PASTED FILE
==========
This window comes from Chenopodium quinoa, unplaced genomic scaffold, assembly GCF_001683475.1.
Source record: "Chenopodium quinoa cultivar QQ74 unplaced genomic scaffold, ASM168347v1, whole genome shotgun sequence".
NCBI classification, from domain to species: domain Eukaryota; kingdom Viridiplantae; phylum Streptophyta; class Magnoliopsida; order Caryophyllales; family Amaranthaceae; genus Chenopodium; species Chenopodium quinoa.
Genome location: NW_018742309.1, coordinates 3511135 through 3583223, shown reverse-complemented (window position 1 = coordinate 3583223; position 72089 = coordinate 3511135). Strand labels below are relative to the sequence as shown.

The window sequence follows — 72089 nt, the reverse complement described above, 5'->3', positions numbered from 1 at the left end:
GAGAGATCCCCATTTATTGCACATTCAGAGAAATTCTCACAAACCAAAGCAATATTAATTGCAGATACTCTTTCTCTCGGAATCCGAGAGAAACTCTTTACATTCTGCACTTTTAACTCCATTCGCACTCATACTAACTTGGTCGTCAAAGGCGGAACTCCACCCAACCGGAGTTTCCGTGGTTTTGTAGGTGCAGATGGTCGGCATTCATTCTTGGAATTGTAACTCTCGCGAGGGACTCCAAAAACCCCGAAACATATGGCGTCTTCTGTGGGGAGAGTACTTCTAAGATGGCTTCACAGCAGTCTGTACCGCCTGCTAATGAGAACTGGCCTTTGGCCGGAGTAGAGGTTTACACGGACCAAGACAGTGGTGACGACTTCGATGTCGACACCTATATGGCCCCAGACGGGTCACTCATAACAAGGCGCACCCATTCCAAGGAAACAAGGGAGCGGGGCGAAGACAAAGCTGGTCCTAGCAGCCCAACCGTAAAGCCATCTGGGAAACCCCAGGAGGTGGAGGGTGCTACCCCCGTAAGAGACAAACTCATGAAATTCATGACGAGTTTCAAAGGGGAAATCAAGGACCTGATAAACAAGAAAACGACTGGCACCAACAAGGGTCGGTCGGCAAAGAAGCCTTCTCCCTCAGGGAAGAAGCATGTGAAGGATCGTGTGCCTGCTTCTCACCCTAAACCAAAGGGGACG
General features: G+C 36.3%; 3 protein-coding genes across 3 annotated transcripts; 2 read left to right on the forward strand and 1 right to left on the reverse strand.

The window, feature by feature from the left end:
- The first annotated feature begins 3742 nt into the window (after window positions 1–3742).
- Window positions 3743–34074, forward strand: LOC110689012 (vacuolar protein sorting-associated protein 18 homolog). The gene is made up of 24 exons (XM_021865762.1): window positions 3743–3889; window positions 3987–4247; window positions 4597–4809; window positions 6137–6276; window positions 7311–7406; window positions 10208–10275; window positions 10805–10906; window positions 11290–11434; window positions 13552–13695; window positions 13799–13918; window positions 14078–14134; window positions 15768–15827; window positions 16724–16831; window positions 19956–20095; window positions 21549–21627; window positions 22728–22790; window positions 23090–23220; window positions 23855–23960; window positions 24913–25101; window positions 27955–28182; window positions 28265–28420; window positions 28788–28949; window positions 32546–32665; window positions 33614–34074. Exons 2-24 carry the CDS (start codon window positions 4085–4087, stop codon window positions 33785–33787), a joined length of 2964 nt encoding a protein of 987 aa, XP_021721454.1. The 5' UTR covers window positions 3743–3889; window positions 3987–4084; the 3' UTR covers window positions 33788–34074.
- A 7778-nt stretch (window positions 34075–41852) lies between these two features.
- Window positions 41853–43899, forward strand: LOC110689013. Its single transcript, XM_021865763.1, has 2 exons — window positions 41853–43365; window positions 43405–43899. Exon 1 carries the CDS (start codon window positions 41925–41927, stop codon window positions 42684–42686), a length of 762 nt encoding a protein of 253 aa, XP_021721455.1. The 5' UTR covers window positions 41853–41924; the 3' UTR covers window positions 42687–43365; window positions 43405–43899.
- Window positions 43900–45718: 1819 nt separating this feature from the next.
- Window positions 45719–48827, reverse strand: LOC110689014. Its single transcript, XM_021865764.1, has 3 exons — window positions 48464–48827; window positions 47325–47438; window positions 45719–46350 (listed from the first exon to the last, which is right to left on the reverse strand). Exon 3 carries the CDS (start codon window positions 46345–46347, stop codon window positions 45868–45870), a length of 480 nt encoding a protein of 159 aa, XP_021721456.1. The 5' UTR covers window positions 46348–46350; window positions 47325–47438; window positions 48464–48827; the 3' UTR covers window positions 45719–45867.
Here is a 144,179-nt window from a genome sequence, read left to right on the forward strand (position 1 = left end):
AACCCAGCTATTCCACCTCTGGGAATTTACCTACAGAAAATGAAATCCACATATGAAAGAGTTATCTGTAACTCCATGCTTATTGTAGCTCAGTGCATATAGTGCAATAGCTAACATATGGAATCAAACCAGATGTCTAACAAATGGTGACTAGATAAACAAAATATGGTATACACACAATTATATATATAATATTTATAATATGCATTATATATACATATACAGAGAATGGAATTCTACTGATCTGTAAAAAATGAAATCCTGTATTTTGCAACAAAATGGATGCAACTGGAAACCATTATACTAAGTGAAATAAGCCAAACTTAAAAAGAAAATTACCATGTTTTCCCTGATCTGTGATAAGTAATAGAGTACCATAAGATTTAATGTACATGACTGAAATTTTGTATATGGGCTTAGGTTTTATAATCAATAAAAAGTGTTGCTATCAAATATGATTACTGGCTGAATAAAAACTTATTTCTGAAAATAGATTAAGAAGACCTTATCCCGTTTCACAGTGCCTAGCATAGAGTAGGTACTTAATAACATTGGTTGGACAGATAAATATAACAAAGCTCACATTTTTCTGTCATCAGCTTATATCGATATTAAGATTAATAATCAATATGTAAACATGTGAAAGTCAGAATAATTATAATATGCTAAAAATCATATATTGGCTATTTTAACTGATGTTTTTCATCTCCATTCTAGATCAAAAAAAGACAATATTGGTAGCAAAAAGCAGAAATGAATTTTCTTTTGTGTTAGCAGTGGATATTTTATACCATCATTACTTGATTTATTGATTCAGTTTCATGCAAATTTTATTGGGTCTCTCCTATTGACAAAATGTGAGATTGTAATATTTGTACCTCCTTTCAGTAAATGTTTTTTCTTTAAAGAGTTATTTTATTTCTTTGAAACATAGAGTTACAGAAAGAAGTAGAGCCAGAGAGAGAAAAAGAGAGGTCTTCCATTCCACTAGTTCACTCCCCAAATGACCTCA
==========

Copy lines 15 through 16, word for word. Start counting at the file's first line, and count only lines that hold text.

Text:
Here is a 144,179-nt window from a genome sequence, read left to right on the forward strand (position 1 = left end):
AACCCAGCTATTCCACCTCTGGGAATTTACCTACAGAAAATGAAATCCACATATGAAAGAGTTATCTGTAACTCCATGCTTATTGTAGCTCAGTGCATATAGTGCAATAGCTAACATATGGAATCAAACCAGATGTCTAACAAATGGTGACTAGATAAACAAAATATGGTATACACACAATTATATATATAATATTTATAATATGCATTATATATACATATACAGAGAATGGAATTCTACTGATCTGTAAAAAATGAAATCCTGTATTTTGCAACAAAATGGATGCAACTGGAAACCATTATACTAAGTGAAATAAGCCAAACTTAAAAAGAAAATTACCATGTTTTCCCTGATCTGTGATAAGTAATAGAGTACCATAAGATTTAATGTACATGACTGAAATTTTGTATATGGGCTTAGGTTTTATAATCAATAAAAAGTGTTGCTATCAAATATGATTACTGGCTGAATAAAAACTTATTTCTGAAAATAGATTAAGAAGACCTTATCCCGTTTCACAGTGCCTAGCATAGAGTAGGTACTTAATAACATTGGTTGGACAGATAAATATAACAAAGCTCACATTTTTCTGTCATCAGCTTATATCGATATTAAGATTAATAATCAATATGTAAACATGTGAAAGTCAGAATAATTATAATATGCTAAAAATCATATATTGGCTATTTTAACTGATGTTTTTCATCTCCATTCTAGATCAAAAAAAGACAATATTGGTAGCAAAAAGCAGAAATGAATTTTCTTTTGTGTTAGCAGTGGATATTTTATACCATCATTACTTGATTTATTGATTCAGTTTCATGCAAATTTTATTGGGTCTCTCCTATTGACAAAATGTGAGATTGTAATATTTGTACCTCCTTTCAGTAAATGTTTTTTCTTTAAAGAGTTATTTTATTTCTTTGAAACATAGAGTTACAGAAAGAAGTAGAGCCAGAGAGAGAAAAAGAGAGGTCTTCCATTCCACTAGTTCACTCCCCAAATGACCTCA